A Strategy for Pakistan
PAKISTAN'S NEW democratic government is committed to fighting al-Qaeda and other extremist Islamist movements -- and that may distinguish it from the country's other power centers. Gen. Pervez Musharraf, who ruled the country from 1999 until this year and remains president, has been an enemy of al-Qaeda but did little to disrupt bases of the Taliban, a onetime client of his army. The country's powerful intelligence service, meanwhile, has long nurtured jihadi groups and now stands accused by the CIA of collaborating in recent terrorist bombings in Afghanistan. The new prime minister, Yousaf Raza Gillani, who was in Washington this week to meet President Bush, says he is doing his best to convince his country that "this is Pakistan's war." But he seems not to have won the argument within his own government.
This complex situation calls for a careful and flexible response from the United States -- and, to its credit, the outgoing Bush administration is making a relatively good start at fashioning that response. For years, Mr. Bush blindly backed Mr. Musharraf, costing the United States the support of most Pakistanis without producing satisfactory results in the fight against terrorism. Now the administration is transferring its support to the new civilian government, promising more military and economic aid, training in counterterrorism and even help with rising food prices. At the same time, the administration has confronted Pakistani leaders with evidence of links between the intelligence service and Islamist militants. And it is not restraining action of its own when a military target of opportunity presents itself -- as happened Monday, when a U.S. missile attack was aimed at a senior al-Qaeda leader inside Pakistan.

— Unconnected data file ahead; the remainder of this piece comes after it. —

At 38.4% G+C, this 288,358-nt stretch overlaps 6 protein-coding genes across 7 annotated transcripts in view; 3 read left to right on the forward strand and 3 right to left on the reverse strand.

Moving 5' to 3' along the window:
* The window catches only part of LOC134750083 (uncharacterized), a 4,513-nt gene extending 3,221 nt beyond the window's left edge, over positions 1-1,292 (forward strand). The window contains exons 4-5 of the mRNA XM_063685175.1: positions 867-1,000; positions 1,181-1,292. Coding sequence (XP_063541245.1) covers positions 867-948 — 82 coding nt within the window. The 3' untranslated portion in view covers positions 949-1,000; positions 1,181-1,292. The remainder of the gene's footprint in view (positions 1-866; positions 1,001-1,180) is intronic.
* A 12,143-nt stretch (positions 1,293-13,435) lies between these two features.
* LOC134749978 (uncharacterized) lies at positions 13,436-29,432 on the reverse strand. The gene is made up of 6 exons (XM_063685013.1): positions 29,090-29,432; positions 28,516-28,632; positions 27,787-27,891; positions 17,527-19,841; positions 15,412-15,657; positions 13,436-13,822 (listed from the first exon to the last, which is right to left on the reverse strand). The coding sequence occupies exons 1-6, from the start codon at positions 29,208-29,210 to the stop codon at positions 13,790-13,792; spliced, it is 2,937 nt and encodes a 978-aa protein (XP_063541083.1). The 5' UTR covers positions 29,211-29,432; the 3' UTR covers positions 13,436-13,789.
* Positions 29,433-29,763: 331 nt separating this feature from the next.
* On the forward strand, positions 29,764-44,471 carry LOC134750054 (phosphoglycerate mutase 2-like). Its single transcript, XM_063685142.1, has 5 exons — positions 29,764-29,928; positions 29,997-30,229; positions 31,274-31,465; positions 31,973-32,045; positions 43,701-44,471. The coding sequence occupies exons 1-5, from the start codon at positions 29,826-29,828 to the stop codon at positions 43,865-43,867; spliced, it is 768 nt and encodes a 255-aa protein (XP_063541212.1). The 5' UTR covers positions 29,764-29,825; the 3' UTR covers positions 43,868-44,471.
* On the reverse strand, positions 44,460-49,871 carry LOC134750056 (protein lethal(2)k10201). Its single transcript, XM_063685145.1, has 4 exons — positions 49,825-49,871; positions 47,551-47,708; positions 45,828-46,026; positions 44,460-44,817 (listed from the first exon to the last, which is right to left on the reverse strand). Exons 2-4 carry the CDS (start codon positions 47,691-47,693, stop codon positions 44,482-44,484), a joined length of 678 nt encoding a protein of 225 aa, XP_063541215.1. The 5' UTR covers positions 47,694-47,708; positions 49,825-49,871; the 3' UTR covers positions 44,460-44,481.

The strike by a CIA Predator aircraft, which may have killed al-Qaeda's top chemical weapons specialist, came on the day that Mr. Bush met with Mr. Gillani, and it caused the latter some embarrassment. Such U.S. attacks invariably provoke a backlash in Pakistan, and government leaders invariably denounce them. Mr. Gillani argues that rather than acting unilaterally, U.S. forces should share intelligence with Pakistan so that it can strike al-Qaeda and Taliban targets. The problem is that, as the prime minister acknowledges, Pakistan lacks the capacity to act and is not likely to obtain it anytime soon. Moreover, intelligence provided to Pakistan may be misused: The CIA believes that some militants have been tipped to U.S. raids by Pakistani intelligence.
The worst thing that could happen to the U.S.-Pakistani relationship would be another large al-Qaeda strike against the United States staged from the tribal areas -- a possibility that is frighteningly real. It's in Pakistan's interest, too, therefore, for the United States to continue searching for and attacking al-Qaeda targets in Pakistan even as it steps up the effort to bolster the civilian government and to train Pakistani forces and support a comprehensive counterterrorism strategy in the tribal areas. Bipartisan legislation approved by the Senate Foreign Relations Committee this week would triple economic aid to Pakistan over the next five years and deserves White House support. Supporting Pakistan's fragile democracy while defending the United States against al-Qaeda will be a tricky balancing act -- but if the latter fails, the former will, as well.